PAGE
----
A 2.42 billion share IPO for China Container Shipping was priced at the bottom end of its indicative range yesterday (Thursday) after struggling to get out of reverse gear for the whole of its marketing period. A total of HK$7.68 billion ($985 million) was raised after the deal was priced at HK$3.175, the bottom end of a HK$3.175 to HK$4.175 range.
Having set off with what appeared to be a flawed execution strategy, lead managers BNP Paribas Peregrine and Morgan Stanley eventually came good after leveraging all the different demand constituencies to maximum effect. The largest allocation went to corporate investors, which took 36.5% of the deal ($360 million), followed by institutions on 34% ($334.5 million), the Japanese Public Offer Without Listing 19.5% ($192 million) and Hong Kong retail 10% ($98.5 million).
This followed a much healthier than expected oversubscription rate of 52 times on the retail book, which prompted clawbacks from 5% to 10% of the total deal and two times on the institutional book. The POWL attracted demand of $800 million and was led by Nomura, with Daiwa SMBC as a selling agent.
Like many a difficult China privatization before it, China Shipping was buoyed by the willingness of a group of key Hong Kong corporates to lend their support. In this instance, there were about 10 corporate accounts. Three of them were publicly named in the prospectus - Hutchison Whampoa, which took $100 million, Cheung Kong, which took $50 million and Chow Tai Fook, which took $30 million.
A further seven corporates accounted for another $180 million and are believed to include Seaspan and a Henderson Land vehicle.
Retail investors are said to have liked the deal because it was well supported by the corporates and pays a reasonable dividend yield of about 4% based on a 25% pay-out ratio.
The institutional book is said to have encompassed just over 200 accounts, with a geographical split of about 35% US, 35% Europe and 30% Asia. However, specialists comment that it was extremely top heavy.
As one puts it, "Investors are incredibly skittish at the moment. They either all pile in or they don't. In this instance, there was never enough traction in Asia, where accounts just sat on the sidelines."
The deal is ultimately said to have worked because some of the biggest global funds based in Europe and the US thought the stock had incredible value relative to global comparables. "A number of accounts took a contrarian view about the shipping cycle and came in with very large orders," he adds.
Compared to global comparables, China Shipping appears to have a lot of upside. Global shipping and marine services groups such as P&O and Kuehne & Nagel are trading at respective P/E ratios of 33 and 20 times 2004 earnings.
By contrast, China Shipping was priced at 6.5 times based on a 2004 profit forecast of about $378 million and flotation of about 40% issued share capital.
The main problem the leads faced was Asia, where shipping stocks average 10 times 2004 earnings, but individual stocks are trading all over the place. Unfortunately for China Shipping, regional investors honed in on the two cheapest stocks - Hong Kong's Orient Overseas (OOIL), which is trading at about five to six times and Singapore's Neptune Orient Lines (NOL), which is trading at about five times.
Taiwanese shippers, on the other hand, span roughly 8 to 16 times and the Japanese shippers 11 to 16 times. Not surprisingly Japanese investors found China Shipping particularly attractive relative to their own local comps.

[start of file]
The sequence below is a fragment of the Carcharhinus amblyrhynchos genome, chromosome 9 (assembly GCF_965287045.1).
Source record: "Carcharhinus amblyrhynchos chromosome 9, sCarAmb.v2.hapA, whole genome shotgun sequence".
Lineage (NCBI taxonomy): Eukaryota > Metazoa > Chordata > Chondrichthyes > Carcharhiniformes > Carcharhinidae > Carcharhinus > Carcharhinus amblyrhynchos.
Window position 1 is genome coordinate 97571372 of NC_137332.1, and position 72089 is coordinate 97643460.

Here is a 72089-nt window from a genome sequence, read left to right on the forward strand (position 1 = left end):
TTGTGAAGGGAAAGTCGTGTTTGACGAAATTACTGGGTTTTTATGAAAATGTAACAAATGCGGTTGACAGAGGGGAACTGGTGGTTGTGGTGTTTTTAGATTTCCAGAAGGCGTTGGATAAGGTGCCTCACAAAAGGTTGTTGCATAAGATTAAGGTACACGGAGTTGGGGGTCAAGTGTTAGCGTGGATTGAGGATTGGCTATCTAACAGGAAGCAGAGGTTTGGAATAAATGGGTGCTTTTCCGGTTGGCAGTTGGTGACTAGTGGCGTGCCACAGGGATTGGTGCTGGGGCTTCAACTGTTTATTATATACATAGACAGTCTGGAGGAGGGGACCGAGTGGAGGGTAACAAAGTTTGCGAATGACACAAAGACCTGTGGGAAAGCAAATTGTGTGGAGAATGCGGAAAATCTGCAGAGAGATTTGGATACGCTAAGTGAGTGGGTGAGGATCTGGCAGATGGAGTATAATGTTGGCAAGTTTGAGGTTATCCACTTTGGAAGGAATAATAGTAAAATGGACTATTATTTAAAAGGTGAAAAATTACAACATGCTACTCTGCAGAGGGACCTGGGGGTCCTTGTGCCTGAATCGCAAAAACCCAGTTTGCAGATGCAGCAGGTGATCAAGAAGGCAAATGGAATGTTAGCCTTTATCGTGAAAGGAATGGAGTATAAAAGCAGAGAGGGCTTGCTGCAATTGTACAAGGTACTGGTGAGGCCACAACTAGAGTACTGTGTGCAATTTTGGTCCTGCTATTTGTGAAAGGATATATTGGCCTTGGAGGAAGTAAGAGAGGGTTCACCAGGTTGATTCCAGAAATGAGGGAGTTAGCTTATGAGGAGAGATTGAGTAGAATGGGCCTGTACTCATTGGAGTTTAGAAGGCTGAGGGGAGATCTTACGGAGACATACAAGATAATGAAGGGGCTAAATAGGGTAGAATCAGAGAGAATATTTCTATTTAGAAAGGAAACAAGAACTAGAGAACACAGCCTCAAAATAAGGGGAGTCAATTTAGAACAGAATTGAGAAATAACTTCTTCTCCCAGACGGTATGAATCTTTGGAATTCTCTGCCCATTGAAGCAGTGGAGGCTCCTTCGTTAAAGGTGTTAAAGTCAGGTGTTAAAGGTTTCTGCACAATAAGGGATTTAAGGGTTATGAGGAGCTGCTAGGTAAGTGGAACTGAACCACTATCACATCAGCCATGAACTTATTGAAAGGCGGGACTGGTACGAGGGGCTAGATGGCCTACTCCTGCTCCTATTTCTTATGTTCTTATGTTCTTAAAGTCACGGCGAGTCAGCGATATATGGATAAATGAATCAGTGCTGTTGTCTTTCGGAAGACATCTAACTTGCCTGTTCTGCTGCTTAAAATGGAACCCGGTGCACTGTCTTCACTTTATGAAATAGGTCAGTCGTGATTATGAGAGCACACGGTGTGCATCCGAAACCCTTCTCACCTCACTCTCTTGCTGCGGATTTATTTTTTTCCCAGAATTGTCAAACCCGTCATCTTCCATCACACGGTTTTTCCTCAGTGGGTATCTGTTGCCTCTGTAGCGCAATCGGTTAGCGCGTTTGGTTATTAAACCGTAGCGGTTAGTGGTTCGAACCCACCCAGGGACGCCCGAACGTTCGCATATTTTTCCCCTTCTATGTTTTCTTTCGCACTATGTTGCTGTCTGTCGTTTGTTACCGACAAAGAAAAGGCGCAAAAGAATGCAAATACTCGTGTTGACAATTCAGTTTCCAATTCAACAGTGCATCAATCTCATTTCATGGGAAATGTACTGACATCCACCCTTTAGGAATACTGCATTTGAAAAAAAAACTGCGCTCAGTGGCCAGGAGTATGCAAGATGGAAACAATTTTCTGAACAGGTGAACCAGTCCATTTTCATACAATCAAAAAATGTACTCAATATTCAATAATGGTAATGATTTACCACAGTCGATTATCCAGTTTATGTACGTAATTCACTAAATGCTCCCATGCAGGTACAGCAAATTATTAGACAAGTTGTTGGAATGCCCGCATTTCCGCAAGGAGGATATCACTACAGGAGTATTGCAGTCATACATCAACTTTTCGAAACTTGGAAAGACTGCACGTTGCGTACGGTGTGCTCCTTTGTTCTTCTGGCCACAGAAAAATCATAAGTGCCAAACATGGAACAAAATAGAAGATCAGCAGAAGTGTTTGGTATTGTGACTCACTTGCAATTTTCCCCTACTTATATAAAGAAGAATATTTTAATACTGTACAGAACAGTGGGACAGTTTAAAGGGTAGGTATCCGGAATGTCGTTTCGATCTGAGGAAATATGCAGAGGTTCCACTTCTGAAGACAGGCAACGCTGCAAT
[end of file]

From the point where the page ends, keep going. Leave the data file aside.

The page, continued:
However, rather than start off with a low valuation, build momentum and then try to lift it higher as the book gathered speed, the company adopted the opposite approach and was forced to cut the valuation after demand failed to materialise. At the beginning of pre-marketing, three of the main syndicate banks had a fair valuation of over 12 times 2004 earnings, with only one bank (Morgan Stanley) pitching for below 10 times.
Alongside the two leads and POWL co-ordinator, was Credit Suisse First Boston as senior co-lead, plus ABN AMRO and CLSA as co-leads.
But the biggest hurdle towards generating moment was the lack of visibility over sector fundamentals. Since the cycle turned in autumn 2002, shipping stocks have performed extremely well, with OOIL returning 210% on a one-year basis.
At the beginning of the year, most analysts were predicting the cycle would not turn until late 2005. However, over the past two months, investors have become nervous about the potential for further upside and most stocks have stalled. All of China Shipping's comps are still trading pretty much where they were when the company began pre-marketing at the beginning of May.
Few agree whether the sector has run ahead of itself and will plateau for a few months before rising again, or whether it has already peaked. If the former proves to be correct, then China Shipping may provide investors with considerable upside over the course of secondary market trading.
China Shipping is the world's 10th largest container shipping company, but should jump to the number six ranking within the next three years since it has so much capacity coming on stream. This has led to a sharp spike in gearing (206% end 2003) and the company intends to use IPO proceeds to pay down debt.
During roadshows, the company argued that it placed orders for new ships ahead of most of its competitors and will be able to ramp up capacity while markets remain strong. The main question mark hanging over the industry is how quickly global capacity will come on stream and dampen freight rates.
China Shipping says capacity will increase by 119% over the next three years, hitting 276,000 TEU's by the end of 2004 and 350,000 by the end of 2005. At the same time, it predicts net profit will jump from $167 million in 2003 to $377 million in 2004.